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depends on him for the renewing of his grace against the temptations and dangers above-mentioned, and for light and understanding and direction in the particular anent That all natural respects, and affections, and interests, may yield to thy will, and to the love of thy name, and thy glory. He seeks a sanctified and obedient subdued heart to thee. He hath many affairs this day to enter on; and, fearing his own frailty, partiality, corruption, he looks up to God for Grace to sanctify his name in the work and employments of the day: in the valuations of the Shire, that his own particular, or friends, or the prejudice or disobligement of other men, may not sway: in this he may be like the Lord, to have no “respect of persons.” “If any fellowship in Christ,” Lord, let it forth. In other advices anent Grange, his question with Newtoun November 8th.-John Brodie was sick of a boil; and in him he saw much of human frailty. My soul was humbled under barrenness, that I had not spoken a word for him, or to edify others. Lord, pardon | Something of the Lord's dealing may be observed in the sickness which we are liable unto. Oh that I may understand and learn, and may not be as the beast ! This day the Laird of Grange" and John Forbes were agreed. I besought the Lord that nothing might stick to me, as if anything of that kind were brought to pass by my skill, wisdom, or dexterity. I did before the Lord disclaim and renounce all as being nothing, and having nothing to boast of. I worshipped the Lord in the variety and freedom of his gifts; that gives some the gifts of family government, which he withholds from others; and to some to take their necessary competent use of their substance, while others deny to themselves the things that are convenient and necessary for them. This is his gift; and he finds the want of it, and looks up to God, that he would supply or be in stead of it. He observes that his heart cannot bide [abide] long at a resolution against a temptation or a sin; and, in particular, in the matter of inordinate desires and coveting: albeit he has seen the evil and vanity of that sin, yet, alas ! how soon is he carried away and intangled, forgetting his resolutions? Here he prayed for Grace, more Grace, and to be prevented. Saturday, 12th November.—I had been toiling at the Stone:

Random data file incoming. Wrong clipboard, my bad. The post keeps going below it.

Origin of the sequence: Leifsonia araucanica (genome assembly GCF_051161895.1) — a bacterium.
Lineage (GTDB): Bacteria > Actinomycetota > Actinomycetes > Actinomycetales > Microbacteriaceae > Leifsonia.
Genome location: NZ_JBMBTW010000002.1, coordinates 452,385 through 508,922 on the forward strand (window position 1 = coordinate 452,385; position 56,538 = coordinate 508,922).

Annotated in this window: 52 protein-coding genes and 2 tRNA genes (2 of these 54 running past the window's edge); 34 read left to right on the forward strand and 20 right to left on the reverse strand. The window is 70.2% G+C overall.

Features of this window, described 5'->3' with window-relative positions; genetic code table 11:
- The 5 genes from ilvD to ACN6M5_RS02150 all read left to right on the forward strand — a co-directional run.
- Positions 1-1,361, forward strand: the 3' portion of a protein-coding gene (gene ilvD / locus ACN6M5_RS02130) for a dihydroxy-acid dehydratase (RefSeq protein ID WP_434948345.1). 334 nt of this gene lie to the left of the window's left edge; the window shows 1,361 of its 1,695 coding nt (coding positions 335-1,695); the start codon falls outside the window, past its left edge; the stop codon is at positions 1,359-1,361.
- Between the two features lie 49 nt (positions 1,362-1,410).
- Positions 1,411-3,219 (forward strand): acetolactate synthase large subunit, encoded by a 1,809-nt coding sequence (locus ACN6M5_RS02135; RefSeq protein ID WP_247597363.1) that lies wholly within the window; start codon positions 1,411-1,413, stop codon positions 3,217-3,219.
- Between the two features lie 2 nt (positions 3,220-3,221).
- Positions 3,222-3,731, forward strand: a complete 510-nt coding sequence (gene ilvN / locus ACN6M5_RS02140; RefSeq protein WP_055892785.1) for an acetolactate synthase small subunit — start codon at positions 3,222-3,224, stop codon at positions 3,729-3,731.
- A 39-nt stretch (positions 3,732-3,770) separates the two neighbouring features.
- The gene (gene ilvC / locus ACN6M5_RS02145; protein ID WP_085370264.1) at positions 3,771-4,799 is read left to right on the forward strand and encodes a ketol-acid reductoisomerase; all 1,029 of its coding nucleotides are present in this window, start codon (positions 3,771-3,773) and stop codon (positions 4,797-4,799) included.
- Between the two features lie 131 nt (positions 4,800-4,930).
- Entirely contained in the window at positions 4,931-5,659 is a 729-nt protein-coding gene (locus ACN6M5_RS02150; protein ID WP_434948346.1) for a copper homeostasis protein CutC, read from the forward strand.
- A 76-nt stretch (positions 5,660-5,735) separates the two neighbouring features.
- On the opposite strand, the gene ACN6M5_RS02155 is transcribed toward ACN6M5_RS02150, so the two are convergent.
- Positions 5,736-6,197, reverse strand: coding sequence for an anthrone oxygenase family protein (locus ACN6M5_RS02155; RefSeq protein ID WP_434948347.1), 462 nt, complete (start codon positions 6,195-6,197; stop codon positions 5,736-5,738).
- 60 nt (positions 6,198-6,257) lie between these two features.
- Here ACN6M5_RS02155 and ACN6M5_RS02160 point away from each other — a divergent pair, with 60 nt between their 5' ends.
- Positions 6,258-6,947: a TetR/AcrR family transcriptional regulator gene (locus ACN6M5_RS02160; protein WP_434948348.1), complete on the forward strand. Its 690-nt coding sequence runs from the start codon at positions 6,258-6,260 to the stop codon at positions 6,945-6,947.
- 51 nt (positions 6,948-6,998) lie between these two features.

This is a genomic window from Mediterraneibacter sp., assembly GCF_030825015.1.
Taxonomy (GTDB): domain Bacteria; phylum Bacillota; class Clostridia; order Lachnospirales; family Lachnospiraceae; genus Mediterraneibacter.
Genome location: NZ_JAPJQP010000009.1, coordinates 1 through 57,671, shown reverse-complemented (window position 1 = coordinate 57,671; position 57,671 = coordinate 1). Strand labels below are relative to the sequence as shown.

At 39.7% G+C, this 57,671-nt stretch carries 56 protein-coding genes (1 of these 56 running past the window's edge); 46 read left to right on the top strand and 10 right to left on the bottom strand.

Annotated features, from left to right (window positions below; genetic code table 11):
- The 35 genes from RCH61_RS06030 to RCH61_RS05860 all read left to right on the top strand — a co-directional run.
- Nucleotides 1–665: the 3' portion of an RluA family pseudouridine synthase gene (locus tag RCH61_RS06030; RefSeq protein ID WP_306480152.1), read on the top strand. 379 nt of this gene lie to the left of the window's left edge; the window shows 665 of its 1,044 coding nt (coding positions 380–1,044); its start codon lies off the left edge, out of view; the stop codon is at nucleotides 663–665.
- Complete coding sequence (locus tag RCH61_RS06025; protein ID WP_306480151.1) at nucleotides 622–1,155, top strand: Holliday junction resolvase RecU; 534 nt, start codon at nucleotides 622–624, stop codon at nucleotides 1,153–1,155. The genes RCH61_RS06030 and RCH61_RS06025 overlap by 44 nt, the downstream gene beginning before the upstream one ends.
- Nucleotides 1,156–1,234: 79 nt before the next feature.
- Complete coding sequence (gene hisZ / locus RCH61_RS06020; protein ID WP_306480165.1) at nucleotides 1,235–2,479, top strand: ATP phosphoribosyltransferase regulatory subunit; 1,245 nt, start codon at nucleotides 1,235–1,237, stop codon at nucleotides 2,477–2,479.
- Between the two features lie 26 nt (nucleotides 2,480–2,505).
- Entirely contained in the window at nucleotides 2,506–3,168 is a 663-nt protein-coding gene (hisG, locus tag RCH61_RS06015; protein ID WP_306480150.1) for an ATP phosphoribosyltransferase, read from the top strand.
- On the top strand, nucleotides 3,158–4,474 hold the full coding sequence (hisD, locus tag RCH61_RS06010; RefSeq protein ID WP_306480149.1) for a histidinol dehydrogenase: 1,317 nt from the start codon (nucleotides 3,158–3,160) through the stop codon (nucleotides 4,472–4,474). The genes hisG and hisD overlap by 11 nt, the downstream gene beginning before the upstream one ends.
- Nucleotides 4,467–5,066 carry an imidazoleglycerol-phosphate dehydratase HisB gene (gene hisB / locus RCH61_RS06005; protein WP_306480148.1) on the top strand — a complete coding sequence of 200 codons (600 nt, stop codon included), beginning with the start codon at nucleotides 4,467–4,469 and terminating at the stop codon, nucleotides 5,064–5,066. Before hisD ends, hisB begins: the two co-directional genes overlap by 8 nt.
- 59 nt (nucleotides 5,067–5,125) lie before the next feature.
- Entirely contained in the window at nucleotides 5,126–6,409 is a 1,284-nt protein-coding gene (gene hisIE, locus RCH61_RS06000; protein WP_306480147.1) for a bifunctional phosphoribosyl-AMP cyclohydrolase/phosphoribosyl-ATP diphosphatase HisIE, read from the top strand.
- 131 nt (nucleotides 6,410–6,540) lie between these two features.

• The Laird of Grange.—Alexander Dun- Thomas Dunbar of Grange, 20th December, bar of Grange was served heir of his father, 1631. N
Thence the Lord led me to reflect on his Church, and to pray that he would repair and make straight her walls, and bless her walls, and erect and finish them; that there may be no enormity in them, and that they may be for holding out ravenous, destroying beasts, and for preserving the trees of his planting. Take pleasure in thy vineyard yet, and plant and water and adorn it, that thou mayst delight in it, and trees may grow up in it, both fair to look on, and fruitful; and hedge them up from the violence of beasts. Does the poor creature take such care in his dikes and trees? Does he promise himself a subordinate contentment and pleasure in them? And wilt not thou much more take pleasure in thy sweet, pleasant Garden? Wilt thou not help what is amiss in it, and dwell in it for ever? Lord, let that which he is about be a token to him, that thou wilt yet do that to thy kirk, which thou puttest him upon toward his natural habitation and dwelling. Oh for faith to believe in thy name for this 1 and he would not let thee go till thou blessest us.
13th November.—Die Dom. It was the great suit of the day, and the chief errand and exercise, that the Lord would remember the broken estate of his Church in these lands and beyond sea; and would consider both the violence which the one is under, whereby the Gospel is suppressed, resisted and cast of, and idolatry set up; and there they have not so much as liberty of profession, where sometimes he has had a glorious Church; and among us, how great our confusions and darkness and differences! so that we are like to be devoured of one another. Next, the manifold errors and corruptions that are crept in in his worship, and no effectual means taken to refrain and punish error and corrupt doctrine. 2, The society, fellowship, and communion of his Churches and people broken down, our walls broken down unto the ground. 3, The carnality of our spirits in employing and making use of discipline, Churchjudicatories and censures. Therefore, that he would heal our breaches, build up our walls, knit and unite our minds and affections in the Lord, and for him and his truth; take away our carnality and our looseness, dwell among us, and set up his tabernacle in these lands; may rid us out of snares and mistakes in the matter of Ecclesiastick and Civil Government; would [bear] us forth, and uphold us in this trial, until he grant the desired issue. This evening I found much deadness and indisposedness. Oh that the Lord impute it not, and that it be no impediment in the errand of the day to his Church or my poor soul!